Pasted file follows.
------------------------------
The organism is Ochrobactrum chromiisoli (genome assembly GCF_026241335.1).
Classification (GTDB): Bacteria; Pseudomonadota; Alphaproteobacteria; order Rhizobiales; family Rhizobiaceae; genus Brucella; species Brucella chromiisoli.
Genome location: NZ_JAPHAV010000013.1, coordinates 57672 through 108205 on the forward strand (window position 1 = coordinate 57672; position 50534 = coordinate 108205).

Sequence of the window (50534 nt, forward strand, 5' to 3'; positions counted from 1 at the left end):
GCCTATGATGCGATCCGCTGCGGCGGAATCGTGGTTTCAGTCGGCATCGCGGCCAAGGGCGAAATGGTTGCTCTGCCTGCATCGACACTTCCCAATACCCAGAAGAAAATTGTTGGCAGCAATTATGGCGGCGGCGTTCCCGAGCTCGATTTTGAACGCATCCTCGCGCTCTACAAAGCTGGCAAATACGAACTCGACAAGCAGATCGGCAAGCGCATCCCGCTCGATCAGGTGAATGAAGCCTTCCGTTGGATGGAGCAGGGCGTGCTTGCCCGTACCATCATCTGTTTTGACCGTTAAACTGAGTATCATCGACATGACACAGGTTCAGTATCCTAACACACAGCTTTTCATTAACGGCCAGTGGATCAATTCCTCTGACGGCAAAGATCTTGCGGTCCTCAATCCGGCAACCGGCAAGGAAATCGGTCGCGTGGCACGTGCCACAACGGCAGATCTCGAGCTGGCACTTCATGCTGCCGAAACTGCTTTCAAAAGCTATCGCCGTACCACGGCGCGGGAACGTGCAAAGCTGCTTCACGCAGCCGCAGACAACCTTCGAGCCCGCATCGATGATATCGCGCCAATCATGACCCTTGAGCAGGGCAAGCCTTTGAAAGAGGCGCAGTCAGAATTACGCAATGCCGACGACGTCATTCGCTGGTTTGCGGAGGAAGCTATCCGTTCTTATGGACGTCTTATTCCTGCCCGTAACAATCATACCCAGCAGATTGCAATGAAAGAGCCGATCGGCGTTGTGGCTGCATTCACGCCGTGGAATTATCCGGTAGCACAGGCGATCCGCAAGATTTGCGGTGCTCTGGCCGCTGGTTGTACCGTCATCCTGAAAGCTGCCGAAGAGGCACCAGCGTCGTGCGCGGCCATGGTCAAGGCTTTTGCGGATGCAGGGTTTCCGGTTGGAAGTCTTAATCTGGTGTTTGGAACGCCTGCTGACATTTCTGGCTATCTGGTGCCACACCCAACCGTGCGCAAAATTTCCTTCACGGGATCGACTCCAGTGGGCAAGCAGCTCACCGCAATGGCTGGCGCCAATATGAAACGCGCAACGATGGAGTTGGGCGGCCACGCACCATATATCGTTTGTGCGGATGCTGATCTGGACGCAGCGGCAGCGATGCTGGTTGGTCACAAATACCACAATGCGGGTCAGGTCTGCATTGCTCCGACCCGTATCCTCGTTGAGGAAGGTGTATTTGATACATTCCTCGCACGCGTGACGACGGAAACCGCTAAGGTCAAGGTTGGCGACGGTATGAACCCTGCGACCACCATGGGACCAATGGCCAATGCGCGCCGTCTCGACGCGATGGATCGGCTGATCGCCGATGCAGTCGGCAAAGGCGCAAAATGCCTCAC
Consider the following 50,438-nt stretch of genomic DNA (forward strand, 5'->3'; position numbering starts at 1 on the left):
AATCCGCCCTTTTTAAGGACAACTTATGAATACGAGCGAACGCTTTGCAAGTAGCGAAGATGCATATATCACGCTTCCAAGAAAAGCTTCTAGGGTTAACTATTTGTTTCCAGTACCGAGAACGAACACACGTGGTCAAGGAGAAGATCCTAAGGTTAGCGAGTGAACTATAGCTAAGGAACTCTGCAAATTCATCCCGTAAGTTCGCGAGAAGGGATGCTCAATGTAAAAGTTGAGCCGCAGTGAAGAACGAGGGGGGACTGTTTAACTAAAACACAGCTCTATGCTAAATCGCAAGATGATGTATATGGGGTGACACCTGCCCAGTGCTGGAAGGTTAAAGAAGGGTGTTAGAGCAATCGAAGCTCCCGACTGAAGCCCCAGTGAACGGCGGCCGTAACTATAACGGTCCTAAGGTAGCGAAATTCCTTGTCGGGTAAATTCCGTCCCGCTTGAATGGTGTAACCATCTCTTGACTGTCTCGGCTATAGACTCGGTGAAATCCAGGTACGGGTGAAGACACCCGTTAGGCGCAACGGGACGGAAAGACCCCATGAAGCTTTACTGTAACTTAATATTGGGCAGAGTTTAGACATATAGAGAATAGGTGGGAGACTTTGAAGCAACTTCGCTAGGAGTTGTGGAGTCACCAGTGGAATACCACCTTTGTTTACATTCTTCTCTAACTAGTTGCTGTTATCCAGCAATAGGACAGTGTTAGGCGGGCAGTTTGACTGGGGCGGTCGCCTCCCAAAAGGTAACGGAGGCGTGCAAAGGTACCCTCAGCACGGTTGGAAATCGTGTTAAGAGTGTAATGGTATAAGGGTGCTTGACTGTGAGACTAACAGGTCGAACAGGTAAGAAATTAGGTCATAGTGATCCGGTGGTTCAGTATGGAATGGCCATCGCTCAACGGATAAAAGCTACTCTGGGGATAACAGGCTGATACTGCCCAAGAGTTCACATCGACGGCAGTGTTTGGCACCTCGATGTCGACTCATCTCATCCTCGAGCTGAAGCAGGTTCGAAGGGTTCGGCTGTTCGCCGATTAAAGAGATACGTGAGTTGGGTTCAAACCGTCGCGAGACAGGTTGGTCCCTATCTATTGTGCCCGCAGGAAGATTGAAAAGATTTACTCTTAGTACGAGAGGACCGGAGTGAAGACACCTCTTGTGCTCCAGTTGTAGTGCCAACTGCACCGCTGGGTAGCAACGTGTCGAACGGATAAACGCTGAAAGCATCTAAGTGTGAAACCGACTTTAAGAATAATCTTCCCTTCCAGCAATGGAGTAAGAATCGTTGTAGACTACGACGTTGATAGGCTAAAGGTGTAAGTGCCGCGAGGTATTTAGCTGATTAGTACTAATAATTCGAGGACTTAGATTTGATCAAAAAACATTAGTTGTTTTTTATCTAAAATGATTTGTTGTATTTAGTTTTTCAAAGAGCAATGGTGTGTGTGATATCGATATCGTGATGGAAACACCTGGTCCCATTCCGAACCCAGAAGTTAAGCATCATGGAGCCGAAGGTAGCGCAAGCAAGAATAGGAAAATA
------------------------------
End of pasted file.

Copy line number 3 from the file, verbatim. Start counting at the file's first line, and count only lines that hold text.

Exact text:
Genome location: NZ_JAPHAV010000013.1, coordinates 57672 through 108205 on the forward strand (window position 1 = coordinate 57672; position 50534 = coordinate 108205).